You Think GM’s Forecast Was Bad? Look What Auto Tariffs Would Do
(Bloomberg) -- President Donald Trump is threatening to slap tariffs on all cars imported into America. If he follows through, the shock waves will reverberate around the world.
The stakes will be clear on Wednesday, when Trump meets with the head of the European Commission, Jean-Claude Juncker. Europe is trying to pull the U.S. back from the brink of a full-blown auto trade war that could hurt the bottom lines of automakers, disrupt supply chains and raise prices for consumers.
In recent weeks, investors have been focused on the potential impact of U.S. tariffs on Chinese imports, and a lower forecast from General Motors Co. Wednesday shows how duties on steel and aluminum are affecting the industry. But potential tariffs on vehicles could do even more economic damage -- more than double the amount of all other U.S. tariffs already implemented or proposed, according the International Monetary Fund.
The Commerce Department is probing whether foreign cars represent a threat to America’s national security. The investigation covers imports of automobiles, including SUVs, vans and light trucks, as well as auto parts. Commerce has until February to reports its findings to the president, who has the final say on whether to impose penalties, including tariffs and quotas.
Which country would take the biggest hit if the president imposes duties? A breakdown of the numbers shows that Canada and Japan exported the most vehicles by value to the U.S. last year, followed by Mexico, Germany, South Korea and the U.K.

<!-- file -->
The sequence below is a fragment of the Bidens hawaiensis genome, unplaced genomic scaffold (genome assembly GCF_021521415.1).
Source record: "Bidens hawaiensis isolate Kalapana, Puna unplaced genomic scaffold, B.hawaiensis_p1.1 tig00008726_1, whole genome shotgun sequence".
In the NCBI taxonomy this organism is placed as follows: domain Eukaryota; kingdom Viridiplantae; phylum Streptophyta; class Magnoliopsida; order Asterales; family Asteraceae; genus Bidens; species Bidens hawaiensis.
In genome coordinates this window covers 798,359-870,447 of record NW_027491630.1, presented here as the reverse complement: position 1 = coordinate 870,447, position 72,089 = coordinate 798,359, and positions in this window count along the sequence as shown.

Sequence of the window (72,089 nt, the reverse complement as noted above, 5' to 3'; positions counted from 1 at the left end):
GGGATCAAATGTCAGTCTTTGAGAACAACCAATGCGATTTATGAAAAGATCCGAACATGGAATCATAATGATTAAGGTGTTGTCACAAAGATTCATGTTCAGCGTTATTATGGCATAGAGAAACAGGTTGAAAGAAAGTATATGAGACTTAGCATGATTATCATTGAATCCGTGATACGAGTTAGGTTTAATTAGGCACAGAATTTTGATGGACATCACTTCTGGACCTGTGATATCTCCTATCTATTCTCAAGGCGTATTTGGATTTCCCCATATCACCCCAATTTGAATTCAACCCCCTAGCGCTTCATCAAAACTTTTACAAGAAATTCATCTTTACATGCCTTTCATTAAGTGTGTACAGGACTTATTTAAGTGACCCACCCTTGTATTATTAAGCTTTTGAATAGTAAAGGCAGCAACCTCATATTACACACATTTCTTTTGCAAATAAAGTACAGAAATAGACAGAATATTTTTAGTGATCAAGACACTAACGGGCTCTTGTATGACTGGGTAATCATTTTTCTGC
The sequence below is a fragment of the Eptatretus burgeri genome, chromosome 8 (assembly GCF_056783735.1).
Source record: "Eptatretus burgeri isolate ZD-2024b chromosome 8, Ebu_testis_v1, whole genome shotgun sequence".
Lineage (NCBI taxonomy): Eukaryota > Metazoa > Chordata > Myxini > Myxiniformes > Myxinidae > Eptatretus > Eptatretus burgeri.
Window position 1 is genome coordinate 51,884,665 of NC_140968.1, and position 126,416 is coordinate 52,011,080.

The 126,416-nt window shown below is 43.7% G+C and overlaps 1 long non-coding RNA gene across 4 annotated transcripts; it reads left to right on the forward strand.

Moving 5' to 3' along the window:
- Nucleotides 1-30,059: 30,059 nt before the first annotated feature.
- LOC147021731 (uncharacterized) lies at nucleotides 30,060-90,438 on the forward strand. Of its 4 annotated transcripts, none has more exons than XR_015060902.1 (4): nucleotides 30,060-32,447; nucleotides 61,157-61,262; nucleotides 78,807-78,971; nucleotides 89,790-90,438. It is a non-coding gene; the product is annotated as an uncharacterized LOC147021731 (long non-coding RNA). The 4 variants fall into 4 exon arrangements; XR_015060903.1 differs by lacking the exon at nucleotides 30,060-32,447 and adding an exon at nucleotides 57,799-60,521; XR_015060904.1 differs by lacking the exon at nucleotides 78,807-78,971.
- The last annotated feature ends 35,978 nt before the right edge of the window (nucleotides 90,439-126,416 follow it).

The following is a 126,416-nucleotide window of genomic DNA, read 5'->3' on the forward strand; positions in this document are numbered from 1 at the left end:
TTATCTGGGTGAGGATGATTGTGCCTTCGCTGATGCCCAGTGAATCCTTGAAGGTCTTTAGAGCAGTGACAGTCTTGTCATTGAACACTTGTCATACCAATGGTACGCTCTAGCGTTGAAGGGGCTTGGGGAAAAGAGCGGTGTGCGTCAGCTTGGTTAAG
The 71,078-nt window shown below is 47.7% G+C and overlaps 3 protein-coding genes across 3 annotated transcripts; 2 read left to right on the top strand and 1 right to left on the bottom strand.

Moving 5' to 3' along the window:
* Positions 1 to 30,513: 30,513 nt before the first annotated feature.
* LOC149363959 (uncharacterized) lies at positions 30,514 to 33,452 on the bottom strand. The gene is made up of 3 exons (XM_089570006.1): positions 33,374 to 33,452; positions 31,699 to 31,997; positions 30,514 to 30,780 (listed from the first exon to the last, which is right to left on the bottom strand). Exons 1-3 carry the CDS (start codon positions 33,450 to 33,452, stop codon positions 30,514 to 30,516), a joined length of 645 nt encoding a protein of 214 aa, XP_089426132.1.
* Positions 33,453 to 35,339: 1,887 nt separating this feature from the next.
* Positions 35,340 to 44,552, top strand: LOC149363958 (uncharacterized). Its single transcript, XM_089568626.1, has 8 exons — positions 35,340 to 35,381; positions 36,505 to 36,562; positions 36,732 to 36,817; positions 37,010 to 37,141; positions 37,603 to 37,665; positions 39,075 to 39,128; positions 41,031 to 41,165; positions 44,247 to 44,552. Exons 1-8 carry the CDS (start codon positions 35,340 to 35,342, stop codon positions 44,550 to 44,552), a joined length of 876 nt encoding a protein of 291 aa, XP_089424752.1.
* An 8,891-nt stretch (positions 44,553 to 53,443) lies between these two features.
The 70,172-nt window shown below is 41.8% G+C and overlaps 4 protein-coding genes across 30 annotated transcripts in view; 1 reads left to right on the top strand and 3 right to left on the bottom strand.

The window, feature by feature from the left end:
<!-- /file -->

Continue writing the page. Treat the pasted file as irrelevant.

But other countries will also likely retaliate if the U.S. imposes tariffs, causing even more economic damage. Canada, China and Germany imported the most American cars last year.
An auto trade war would deal a body blow to car makers from GM to Toyota Motor Corp., which have fine-tuned their supply chains to take advantage of countries with low duties, such as the U.S. The graphic below shows which nations lead in producing various components of American passenger cars, from bumpers to steering wheels.
Auto groups, industry workers and foreign governments condemned the idea of raising duties on cars at a public hearing last week in Washington. Speaker after speaker urged the administration to avoid sideswiping the very industry it wants to help.
Commerce Secretary Wilbur Ross said it’s too early to say if the administration will decide to impose tariffs, though he noted that the president recognizes the indispensable nature of the U.S. auto industry.
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